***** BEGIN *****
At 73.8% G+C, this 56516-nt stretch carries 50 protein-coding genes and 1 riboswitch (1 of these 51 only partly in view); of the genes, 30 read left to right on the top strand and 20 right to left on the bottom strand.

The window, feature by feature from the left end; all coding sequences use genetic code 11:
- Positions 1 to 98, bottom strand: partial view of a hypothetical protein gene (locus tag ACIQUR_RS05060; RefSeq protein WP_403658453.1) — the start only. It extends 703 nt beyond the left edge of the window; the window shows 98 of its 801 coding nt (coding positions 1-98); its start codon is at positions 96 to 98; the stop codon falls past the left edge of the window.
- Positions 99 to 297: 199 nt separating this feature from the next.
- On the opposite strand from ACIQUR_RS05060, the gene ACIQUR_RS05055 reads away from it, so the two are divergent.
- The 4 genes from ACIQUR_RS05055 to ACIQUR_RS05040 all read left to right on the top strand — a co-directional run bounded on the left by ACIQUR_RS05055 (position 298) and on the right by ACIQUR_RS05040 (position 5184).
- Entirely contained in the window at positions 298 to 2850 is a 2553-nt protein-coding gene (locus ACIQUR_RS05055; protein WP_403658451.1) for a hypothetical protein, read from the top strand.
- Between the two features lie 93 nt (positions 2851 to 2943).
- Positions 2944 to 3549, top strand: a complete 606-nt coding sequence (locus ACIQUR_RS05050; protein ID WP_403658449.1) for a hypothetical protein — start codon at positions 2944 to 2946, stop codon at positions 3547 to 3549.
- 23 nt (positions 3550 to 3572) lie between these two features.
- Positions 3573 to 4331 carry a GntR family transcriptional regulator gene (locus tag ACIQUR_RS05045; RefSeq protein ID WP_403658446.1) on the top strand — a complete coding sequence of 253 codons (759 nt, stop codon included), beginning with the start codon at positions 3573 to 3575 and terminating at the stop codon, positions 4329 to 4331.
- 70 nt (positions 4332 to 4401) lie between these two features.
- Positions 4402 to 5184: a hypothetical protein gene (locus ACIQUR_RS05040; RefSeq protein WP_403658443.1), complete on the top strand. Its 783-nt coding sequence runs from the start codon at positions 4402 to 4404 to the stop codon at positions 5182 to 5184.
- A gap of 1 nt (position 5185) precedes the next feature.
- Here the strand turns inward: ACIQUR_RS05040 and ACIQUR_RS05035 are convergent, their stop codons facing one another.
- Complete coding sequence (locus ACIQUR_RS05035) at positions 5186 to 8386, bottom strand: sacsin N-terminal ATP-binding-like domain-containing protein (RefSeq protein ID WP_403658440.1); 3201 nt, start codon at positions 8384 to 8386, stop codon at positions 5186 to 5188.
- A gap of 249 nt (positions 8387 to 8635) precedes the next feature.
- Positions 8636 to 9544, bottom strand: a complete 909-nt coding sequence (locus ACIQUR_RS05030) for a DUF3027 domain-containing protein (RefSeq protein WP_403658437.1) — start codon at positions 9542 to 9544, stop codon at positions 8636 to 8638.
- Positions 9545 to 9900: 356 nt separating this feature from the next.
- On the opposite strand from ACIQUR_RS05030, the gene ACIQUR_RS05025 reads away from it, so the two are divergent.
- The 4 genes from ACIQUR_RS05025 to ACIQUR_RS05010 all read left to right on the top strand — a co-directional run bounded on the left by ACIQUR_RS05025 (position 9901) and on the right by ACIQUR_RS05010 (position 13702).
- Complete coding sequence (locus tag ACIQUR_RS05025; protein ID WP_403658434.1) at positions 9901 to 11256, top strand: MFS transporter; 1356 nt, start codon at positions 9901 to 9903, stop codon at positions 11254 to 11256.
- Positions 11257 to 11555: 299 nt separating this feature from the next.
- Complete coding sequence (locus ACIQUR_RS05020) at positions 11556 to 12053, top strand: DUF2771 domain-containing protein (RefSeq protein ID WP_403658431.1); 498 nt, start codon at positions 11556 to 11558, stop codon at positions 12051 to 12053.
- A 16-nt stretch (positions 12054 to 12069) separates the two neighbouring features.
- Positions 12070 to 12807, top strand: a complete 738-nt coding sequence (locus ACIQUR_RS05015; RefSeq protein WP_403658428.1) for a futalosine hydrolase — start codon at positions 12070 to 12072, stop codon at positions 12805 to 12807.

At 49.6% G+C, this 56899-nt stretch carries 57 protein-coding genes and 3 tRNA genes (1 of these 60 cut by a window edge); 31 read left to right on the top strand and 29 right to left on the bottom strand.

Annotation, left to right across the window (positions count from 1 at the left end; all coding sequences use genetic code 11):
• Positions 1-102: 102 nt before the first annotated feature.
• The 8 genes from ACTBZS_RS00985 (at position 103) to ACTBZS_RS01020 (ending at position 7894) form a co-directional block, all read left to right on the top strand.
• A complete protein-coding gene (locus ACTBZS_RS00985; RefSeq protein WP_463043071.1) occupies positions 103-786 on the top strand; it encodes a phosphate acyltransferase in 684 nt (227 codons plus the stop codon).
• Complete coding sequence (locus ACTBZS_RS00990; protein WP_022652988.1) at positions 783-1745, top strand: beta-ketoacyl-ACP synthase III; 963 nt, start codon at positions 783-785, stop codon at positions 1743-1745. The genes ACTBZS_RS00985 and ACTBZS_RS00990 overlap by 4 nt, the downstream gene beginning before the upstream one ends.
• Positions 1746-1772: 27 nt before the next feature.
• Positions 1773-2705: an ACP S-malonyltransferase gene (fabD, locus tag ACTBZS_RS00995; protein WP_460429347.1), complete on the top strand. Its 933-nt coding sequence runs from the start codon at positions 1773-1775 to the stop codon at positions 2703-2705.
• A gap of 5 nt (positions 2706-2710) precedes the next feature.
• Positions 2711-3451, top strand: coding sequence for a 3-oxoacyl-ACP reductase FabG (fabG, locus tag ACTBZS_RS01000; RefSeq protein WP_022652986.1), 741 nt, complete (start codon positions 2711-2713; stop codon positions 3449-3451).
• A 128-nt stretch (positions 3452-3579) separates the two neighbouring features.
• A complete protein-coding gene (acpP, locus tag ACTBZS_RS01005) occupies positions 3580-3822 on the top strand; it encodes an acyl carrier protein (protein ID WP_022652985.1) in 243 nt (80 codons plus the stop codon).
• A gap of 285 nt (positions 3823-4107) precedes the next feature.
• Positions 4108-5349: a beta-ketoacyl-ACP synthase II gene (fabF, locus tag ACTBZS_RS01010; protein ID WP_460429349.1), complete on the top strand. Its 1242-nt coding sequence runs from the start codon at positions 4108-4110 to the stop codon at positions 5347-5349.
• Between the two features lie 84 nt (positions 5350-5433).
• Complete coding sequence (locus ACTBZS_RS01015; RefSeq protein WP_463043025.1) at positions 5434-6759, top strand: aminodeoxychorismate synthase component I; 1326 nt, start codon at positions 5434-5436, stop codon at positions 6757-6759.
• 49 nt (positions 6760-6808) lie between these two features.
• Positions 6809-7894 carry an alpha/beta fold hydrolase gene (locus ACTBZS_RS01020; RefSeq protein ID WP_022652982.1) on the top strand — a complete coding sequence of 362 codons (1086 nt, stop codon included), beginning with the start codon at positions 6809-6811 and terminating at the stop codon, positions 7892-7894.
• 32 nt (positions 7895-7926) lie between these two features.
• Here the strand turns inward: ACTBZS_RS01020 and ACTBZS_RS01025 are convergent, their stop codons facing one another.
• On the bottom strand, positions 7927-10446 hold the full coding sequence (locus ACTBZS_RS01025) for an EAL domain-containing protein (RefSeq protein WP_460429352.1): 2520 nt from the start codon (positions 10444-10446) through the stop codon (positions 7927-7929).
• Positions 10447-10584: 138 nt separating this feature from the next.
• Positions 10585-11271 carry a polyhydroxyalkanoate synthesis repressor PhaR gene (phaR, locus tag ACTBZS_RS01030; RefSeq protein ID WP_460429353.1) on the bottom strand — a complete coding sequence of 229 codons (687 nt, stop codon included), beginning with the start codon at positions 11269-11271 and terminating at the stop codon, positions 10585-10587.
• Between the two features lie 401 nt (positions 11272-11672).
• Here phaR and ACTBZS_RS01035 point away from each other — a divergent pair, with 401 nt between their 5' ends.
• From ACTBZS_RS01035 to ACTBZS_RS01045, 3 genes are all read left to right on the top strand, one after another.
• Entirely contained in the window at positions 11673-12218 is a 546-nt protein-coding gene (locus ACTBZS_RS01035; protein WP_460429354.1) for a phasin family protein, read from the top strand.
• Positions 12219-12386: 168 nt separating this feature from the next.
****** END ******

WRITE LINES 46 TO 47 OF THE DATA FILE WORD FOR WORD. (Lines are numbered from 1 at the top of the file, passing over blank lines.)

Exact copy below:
• Here the strand turns inward: ACTBZS_RS01020 and ACTBZS_RS01025 are convergent, their stop codons facing one another.
• On the bottom strand, positions 7927-10446 hold the full coding sequence (locus ACTBZS_RS01025) for an EAL domain-containing protein (RefSeq protein WP_460429352.1): 2520 nt from the start codon (positions 10444-10446) through the stop codon (positions 7927-7929).